Accounting for Durability in Least Life Cycle Cost Methods
Jessika Luth Richter
Robert Van Buskirk
Summary, in English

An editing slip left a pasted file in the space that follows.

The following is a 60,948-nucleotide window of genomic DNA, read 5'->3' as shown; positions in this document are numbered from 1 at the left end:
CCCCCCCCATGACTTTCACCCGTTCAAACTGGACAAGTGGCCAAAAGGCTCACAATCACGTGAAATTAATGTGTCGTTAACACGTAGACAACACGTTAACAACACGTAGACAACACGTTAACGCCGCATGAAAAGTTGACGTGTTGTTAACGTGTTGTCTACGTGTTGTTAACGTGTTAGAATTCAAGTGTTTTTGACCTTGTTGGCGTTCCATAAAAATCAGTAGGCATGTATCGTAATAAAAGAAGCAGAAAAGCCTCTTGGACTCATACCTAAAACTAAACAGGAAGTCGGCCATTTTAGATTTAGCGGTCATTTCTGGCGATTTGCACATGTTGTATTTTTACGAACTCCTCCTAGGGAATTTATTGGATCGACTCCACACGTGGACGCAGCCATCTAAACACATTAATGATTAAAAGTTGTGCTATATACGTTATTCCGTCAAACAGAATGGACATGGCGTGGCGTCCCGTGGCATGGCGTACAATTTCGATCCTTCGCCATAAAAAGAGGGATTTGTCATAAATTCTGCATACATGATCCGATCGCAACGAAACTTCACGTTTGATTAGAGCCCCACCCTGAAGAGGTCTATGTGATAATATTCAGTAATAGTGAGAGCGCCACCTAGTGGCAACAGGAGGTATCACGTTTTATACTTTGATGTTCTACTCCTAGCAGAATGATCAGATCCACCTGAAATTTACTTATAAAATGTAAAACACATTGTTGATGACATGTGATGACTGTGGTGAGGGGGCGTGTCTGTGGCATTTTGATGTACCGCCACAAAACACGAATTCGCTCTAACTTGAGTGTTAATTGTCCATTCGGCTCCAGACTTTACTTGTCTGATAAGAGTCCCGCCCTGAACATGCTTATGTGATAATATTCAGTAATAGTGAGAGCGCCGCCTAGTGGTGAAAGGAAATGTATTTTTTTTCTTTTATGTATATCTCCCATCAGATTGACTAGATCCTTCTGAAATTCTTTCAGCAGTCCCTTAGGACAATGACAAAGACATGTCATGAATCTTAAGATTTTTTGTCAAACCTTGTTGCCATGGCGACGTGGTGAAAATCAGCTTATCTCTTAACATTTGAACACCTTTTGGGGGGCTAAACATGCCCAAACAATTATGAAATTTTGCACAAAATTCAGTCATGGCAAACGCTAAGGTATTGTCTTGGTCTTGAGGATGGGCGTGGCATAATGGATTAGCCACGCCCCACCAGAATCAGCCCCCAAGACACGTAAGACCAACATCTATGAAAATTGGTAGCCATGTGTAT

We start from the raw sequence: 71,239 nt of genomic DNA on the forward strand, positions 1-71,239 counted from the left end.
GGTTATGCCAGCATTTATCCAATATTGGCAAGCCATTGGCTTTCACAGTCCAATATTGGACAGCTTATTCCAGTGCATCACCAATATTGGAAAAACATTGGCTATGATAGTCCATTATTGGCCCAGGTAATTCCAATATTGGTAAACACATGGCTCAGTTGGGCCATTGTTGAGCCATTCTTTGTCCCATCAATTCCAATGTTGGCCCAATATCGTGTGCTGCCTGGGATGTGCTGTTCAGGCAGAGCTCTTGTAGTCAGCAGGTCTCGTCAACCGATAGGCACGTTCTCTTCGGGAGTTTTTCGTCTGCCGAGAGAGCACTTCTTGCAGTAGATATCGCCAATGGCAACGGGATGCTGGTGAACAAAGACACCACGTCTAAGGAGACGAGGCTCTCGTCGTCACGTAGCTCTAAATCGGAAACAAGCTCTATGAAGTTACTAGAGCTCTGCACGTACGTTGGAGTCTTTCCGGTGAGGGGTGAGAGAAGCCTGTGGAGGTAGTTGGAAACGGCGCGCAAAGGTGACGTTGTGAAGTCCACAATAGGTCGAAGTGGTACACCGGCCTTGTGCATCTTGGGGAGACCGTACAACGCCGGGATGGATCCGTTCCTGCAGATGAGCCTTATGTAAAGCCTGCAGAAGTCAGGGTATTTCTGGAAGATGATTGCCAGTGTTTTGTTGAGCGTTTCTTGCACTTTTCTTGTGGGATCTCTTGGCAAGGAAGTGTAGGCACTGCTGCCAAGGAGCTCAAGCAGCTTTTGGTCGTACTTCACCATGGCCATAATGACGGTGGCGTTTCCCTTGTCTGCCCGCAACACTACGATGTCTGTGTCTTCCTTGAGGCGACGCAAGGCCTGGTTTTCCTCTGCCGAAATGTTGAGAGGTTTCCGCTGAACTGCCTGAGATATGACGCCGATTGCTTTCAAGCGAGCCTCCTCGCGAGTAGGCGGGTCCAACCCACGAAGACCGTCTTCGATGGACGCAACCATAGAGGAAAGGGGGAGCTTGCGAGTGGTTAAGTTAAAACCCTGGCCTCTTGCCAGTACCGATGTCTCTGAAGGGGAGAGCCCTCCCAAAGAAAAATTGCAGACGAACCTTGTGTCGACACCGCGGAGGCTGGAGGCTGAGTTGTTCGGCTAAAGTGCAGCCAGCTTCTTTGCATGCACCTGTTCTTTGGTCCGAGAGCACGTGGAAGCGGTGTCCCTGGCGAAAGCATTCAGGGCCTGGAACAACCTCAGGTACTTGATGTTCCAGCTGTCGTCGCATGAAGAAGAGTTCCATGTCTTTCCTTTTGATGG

In the European Union (EU), mandatory durability ecodesign requirements have recently been set for vacuum cleaners and lighting products. Durability standards for additional product groups are expected in the future and it is also envisioned that durability issues will be integrated in the EU energy labelling scheme. Durability standards can bring environmental benefits, but there are several methodological challenges, not least regarding the trade-offs between different product attributes. In this paper, we review previous literature and studies examining durability and increased lifetimes for products, with a focus on the case of LEDs. We analyse the methods suggested and assumptions used and compare these to an innovative method for calculating an attribute-adjusted least life cycle cost (LLCC) when durability is included. Then we analyse the case of LEDs available in an online market in 2016 and model optimal lifetimes in relation to life cycle costs. The model identifies factors influencing optimal lifetimes. The statistical error of the regressions does not allow for calculation of the optima with precision, but the calculation is illustrative that the LLCC optima for the range of LED bulbs considered is close to 25000 hours. The model also indicates that greater durability is important for cases with smaller discount rates and more intensive use of the product. We discuss the usefulness of the method and its application and development in context of policy development of durability standards, as well as future research that can complement this approach. The initial results indicate that, at least from an LLCC perspective, longer lifetimes than currently required by standards may be desirable, so we also discuss the advantages and disadvantages of using three different policy instruments to stimulate increased durability.